Conservative activist Ralph Reed is currently working as a lobbyist on Capitol Hill for media giant Comcast, which owns NBC/Universal and all of its channels, including left-leaning cable news channel MSNBC, the Washington Blade is reporting.
Reed rose to notoriety as the executive director of the Christian Coalition in the 1990s. A vocal opponent of marriage equality, he has a long history of promoting right-wing causes and of being something of a kingmaker in the Republican Party through endorsements during the '90s. Reed is also reported to have made nearly $3.5 million from contracts with the National Cable and Telecom Association, which represents cable service providers such as Comcast and Qwest Communications, between 2008 and 2011.
Reed's firm, Century Strategies, is said to have been on retainer for Comcast for at least eight or as many as 10 years. Sources have told the Blade that Reed's duties fall short of the legal definition of lobbying, which would require Reed to formally register as a lobbyist for the company.
The news is of particular note because Comcast is currently attempting to acquire Time Warner Cable for $45.2 billion. Comcast filed the paperwork for the purchase with the Federal Communications Commission in April, and it is currently under review. The Blade's sources indicate it's safe to assume that helping shepherd that deal through the review process is part of Reed's duties for Comcast.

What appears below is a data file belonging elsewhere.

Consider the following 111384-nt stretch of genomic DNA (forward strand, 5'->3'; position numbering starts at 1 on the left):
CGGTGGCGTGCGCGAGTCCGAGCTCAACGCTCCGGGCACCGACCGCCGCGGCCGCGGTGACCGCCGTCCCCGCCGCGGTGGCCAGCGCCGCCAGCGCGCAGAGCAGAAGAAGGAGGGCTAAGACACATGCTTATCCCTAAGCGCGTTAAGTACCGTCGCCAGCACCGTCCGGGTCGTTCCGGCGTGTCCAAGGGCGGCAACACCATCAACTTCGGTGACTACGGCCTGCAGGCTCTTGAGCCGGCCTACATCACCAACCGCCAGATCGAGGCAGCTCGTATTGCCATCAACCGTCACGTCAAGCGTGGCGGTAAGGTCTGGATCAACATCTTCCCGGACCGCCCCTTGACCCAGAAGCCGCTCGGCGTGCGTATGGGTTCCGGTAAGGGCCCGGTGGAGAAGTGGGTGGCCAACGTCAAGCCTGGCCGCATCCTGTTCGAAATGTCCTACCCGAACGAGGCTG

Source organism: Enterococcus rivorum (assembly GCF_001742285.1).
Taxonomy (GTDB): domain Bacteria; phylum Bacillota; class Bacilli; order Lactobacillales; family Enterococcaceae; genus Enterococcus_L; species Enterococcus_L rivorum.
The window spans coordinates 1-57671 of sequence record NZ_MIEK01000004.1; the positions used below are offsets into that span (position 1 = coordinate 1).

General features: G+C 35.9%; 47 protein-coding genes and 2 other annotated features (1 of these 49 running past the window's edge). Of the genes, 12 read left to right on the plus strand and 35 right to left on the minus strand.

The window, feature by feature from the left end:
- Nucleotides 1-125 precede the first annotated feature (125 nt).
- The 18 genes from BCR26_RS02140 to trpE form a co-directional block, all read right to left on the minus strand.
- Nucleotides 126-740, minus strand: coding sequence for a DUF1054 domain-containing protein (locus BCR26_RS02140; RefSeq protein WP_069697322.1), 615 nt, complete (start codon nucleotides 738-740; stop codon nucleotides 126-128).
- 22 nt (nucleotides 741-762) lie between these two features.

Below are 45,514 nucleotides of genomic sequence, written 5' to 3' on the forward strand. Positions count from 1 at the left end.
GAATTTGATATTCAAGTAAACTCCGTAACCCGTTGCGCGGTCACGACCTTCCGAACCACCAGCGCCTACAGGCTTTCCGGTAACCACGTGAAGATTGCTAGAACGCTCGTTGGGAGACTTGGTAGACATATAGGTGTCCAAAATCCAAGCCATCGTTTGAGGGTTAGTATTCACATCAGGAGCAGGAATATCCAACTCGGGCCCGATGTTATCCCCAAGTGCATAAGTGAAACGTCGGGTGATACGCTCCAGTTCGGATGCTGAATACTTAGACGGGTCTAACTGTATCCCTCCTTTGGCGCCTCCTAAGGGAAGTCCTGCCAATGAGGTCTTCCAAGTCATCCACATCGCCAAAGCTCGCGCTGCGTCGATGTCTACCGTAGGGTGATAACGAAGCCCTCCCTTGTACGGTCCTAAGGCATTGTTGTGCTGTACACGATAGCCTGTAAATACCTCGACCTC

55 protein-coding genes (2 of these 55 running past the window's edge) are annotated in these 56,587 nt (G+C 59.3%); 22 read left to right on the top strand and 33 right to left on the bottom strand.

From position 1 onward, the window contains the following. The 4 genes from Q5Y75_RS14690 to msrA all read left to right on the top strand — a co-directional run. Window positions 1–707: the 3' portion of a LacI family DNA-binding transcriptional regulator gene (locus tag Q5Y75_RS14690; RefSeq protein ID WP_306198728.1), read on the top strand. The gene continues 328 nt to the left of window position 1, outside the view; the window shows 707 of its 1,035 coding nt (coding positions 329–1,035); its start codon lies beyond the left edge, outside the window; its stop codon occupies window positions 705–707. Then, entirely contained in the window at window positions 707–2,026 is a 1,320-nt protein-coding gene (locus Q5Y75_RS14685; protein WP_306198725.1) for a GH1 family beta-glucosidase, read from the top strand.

Reed had previously worked as a lobbyist for Microsoft but was fired when the company faced strong opposition from LGBT activists and consumers after it dropped its support for a nondiscrimination bill pending in Washington State at the time.
This isn't the first time Comcast has been caught in a right-wing connection. In 2011 the Tennessee Chamber of Commerce, of which Comcast was a member, supported legislation that eliminated all municipal and county-level LGBT civil rights protections in the state and barred the enactment of new ones. The company eventually released a statement saying it did not endorse the measure, but by that time the bill had made it through the legislature and was awaiting the governor's signature. It was signed into law by Gov. Bill Haslam and is the subject of an ongoing court challenge.